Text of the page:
What Are Stretch Marks?

stretch marks

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Stretch marks, or striae distensae, are a type of scarring on the skin that happens when the skin stretches quickly. They can also occur when the skin shrinks after being stretched. This is common in pregnancy or extreme weight gain and loss in non-pregnant people.

Although stretch marks can affect both men and women, they are more common in women. The scarring may appear as reddish or purple markings that stretch over certain areas of the skin. This scarring looks different from your normal skin. Over time, stretch marks can fade and take on a glossy, paler appearance. While they can occur on any part of the body, stretch marks are most often found on the thighs, hips, abdomen, breasts, lower back, buttocks, and upper arms. 


The appearance of stretch marks varies and depends on the location, cause, skin type, and duration. You can experience a variety of symptoms, but the most common include: 

  • Streaks or lines in the skin
  • Red, purple, light gray, or glossy coloring
  • Indents or slight ridges in the skin
  • Changes or fading of color over time
  • Located on the breasts, thighs, buttocks, upper arm, lower back, hips, and abdomen
  • Itching or irritation 

Identifying Stretch Marks 

Since stretch marks are easy to detect, you will likely be able to identify them on your own. If you’re pregnant or have been pregnant or recently gained or lost weight, do a full-body scan of your thighs, abdomen, lower back, breasts, buttocks, and other common areas for stretch marks.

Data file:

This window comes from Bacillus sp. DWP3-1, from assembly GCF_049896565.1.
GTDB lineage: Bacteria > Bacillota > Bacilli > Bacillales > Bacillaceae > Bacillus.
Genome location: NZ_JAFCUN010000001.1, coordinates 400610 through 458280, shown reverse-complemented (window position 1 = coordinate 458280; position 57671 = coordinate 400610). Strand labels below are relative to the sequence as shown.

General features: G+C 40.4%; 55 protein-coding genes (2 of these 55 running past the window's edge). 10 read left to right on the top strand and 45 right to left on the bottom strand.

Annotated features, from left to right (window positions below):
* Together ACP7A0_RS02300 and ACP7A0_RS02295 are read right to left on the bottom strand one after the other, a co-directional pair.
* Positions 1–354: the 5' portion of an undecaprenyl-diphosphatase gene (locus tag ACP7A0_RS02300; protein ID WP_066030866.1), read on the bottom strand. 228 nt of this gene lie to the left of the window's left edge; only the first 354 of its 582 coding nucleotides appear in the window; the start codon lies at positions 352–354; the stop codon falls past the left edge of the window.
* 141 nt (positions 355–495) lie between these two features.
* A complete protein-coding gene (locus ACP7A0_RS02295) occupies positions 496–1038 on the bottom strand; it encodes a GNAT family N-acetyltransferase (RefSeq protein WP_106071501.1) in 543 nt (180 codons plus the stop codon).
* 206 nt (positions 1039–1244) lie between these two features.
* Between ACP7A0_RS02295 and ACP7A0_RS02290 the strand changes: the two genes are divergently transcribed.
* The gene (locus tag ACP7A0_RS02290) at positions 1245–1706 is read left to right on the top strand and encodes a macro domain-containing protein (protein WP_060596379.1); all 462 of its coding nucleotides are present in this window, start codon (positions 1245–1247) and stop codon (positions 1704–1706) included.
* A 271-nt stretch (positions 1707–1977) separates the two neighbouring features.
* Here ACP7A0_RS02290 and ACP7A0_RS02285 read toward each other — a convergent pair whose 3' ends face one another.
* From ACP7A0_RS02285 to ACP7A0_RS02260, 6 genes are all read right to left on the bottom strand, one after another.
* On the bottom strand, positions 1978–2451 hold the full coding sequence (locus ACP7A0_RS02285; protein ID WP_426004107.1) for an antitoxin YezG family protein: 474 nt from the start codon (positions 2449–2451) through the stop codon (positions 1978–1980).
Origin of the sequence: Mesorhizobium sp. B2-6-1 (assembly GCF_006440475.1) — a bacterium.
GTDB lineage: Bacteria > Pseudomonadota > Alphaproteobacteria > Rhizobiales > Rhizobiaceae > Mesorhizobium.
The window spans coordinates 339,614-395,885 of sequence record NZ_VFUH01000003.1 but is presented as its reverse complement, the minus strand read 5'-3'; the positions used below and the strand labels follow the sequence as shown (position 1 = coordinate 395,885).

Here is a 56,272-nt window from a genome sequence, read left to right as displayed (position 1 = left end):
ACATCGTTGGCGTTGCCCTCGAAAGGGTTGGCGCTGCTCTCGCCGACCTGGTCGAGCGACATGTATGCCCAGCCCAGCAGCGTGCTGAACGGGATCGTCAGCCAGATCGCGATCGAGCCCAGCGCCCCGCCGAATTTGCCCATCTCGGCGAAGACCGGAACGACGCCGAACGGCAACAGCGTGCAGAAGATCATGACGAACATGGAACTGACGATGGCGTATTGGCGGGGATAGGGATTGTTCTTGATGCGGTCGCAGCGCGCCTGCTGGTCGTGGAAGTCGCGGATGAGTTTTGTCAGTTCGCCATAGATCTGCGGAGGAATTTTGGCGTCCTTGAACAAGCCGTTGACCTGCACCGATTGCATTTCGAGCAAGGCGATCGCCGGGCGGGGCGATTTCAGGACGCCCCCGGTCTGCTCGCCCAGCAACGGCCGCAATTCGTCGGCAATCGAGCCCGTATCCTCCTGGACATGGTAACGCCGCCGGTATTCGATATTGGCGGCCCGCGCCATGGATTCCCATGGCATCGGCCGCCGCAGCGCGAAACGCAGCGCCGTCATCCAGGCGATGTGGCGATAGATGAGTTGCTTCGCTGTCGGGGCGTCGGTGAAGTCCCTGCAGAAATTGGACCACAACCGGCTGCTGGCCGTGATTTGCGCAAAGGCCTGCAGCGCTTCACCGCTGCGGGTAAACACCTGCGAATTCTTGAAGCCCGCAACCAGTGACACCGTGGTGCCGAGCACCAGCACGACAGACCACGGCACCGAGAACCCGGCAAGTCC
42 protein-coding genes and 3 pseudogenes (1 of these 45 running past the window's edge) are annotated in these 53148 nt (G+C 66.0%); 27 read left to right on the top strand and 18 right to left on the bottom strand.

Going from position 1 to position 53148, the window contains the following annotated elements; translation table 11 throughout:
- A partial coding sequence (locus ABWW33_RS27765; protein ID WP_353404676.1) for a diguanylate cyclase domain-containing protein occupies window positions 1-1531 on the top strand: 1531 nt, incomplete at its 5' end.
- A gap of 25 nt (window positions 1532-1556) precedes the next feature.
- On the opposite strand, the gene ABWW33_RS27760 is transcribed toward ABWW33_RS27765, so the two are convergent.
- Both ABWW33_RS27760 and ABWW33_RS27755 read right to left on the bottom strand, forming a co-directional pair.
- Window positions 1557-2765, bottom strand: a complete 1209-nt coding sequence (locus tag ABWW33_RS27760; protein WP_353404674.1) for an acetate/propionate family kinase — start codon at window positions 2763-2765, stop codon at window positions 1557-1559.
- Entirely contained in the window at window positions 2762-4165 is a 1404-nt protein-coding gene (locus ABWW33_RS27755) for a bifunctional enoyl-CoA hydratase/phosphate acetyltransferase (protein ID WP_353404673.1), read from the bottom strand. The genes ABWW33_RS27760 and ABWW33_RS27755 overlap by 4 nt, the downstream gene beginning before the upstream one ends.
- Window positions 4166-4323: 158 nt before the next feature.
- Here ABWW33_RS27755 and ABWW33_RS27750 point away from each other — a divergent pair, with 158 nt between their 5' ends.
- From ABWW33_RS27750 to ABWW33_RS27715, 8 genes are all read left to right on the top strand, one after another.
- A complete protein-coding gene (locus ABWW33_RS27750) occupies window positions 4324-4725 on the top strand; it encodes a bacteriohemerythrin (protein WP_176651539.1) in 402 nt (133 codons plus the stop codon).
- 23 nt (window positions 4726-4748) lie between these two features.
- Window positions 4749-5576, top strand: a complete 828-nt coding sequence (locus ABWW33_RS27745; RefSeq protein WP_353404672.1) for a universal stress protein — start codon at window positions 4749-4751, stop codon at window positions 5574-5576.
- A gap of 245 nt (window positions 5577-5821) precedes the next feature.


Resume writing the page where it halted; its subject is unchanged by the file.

If you want an expert opinion, a primary care doctor or dermatologist can also diagnose stretch marks. They will take a thorough medical history and do a visual examination to determine the cause. Stretch marks are not dangerous, so recommendations for treatment typically involve products or procedures to help reduce their appearance.


Stretch marks happen for various reasons, including rapid weight gain or loss, puberty, and pregnancy, among others. This causes the skin to stretch or shrink. When this happens, collagen and elastin, which give skin its shape, rupture. During the healing process, stretch marks may appear on the skin. The most common causes of stretch marks include:

  • Pregnancy weight gain and an increase in the size of breasts and abdomen 
  • Rapid weight gain that causes the skin to stretch 
  • Extreme weight loss that causes the skin to shrink 
  • Muscle hypertrophy or an increase in muscle size